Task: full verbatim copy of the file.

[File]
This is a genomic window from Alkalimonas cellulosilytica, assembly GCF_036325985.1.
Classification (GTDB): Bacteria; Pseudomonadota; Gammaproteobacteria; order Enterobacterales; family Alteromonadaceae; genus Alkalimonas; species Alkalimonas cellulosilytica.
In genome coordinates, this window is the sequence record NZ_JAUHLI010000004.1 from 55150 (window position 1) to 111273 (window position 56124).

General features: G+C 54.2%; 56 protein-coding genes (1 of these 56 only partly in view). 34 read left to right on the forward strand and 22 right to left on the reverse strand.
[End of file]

This is a genomic window from Alkalimonas cellulosilytica, assembly GCF_036325985.1.
Classification (GTDB): Bacteria; Pseudomonadota; Gammaproteobacteria; order Enterobacterales; family Alteromonadaceae; genus Alkalimonas; species Alkalimonas cellulosilytica.
In genome coordinates, this window is the sequence record NZ_JAUHLI010000004.1 from 55150 (window position 1) to 111273 (window position 56124).

General features: G+C 54.2%; 56 protein-coding genes (1 of these 56 only partly in view). 34 read left to right on the forward strand and 22 right to left on the reverse strand.